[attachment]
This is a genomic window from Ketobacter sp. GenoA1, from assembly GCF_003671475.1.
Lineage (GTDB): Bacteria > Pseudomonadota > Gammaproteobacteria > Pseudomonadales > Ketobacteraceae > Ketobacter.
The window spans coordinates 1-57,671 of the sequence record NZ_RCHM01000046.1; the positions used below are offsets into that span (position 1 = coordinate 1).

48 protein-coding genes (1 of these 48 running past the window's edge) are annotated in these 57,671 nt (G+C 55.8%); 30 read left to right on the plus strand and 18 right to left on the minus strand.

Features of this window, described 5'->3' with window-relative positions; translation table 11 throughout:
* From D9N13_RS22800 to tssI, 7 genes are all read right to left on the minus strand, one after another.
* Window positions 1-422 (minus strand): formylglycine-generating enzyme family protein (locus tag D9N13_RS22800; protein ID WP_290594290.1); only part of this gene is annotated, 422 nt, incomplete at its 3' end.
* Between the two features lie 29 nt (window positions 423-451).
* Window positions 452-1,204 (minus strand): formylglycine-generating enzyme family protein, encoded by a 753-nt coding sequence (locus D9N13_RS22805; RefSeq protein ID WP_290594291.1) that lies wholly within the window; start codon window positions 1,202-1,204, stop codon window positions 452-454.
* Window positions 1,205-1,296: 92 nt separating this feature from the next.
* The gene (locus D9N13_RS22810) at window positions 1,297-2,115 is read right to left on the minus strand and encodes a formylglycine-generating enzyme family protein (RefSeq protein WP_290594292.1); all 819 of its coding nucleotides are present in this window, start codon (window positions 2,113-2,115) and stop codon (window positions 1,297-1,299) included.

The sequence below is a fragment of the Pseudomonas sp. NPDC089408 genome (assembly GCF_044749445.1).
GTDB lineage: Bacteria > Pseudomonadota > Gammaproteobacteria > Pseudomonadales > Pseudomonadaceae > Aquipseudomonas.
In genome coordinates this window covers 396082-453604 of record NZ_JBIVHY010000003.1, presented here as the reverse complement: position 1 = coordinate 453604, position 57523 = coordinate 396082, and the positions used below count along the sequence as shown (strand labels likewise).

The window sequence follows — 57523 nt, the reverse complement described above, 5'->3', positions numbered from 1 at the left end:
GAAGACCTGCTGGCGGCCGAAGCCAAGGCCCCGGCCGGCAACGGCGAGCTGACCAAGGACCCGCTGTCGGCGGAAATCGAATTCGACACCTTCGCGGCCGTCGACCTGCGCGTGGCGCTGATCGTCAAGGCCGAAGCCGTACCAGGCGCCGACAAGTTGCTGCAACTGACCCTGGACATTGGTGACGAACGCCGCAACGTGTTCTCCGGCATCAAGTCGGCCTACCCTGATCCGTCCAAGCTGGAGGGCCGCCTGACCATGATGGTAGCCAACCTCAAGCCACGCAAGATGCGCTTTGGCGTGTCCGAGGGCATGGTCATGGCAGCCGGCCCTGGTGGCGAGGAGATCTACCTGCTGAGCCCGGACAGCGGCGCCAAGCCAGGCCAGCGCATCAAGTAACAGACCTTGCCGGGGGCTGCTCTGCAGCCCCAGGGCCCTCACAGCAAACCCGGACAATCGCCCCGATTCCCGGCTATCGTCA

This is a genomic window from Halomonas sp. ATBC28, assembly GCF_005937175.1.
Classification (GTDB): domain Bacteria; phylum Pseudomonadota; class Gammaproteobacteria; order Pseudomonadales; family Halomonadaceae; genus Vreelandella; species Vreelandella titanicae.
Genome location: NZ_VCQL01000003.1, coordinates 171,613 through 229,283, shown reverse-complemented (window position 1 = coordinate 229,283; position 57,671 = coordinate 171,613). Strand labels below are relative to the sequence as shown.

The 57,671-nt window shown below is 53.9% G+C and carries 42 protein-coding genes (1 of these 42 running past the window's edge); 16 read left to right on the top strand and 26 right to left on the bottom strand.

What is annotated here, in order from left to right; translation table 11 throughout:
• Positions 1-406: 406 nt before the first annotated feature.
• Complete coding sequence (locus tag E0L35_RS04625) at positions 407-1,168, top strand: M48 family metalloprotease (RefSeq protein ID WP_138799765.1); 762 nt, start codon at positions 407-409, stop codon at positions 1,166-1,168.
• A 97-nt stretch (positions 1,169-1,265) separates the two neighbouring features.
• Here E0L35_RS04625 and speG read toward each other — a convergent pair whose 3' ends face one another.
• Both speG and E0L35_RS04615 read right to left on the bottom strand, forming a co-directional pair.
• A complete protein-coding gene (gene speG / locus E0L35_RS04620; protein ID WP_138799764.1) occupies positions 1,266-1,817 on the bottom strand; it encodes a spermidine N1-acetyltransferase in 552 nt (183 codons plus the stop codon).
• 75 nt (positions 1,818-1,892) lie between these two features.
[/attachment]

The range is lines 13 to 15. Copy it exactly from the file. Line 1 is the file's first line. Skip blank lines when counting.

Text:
GTDB lineage: Bacteria > Pseudomonadota > Gammaproteobacteria > Pseudomonadales > Pseudomonadaceae > Aquipseudomonas.
In genome coordinates this window covers 396082-453604 of record NZ_JBIVHY010000003.1, presented here as the reverse complement: position 1 = coordinate 453604, position 57523 = coordinate 396082, and the positions used below count along the sequence as shown (strand labels likewise).

The window sequence follows — 57523 nt, the reverse complement described above, 5'->3', positions numbered from 1 at the left end: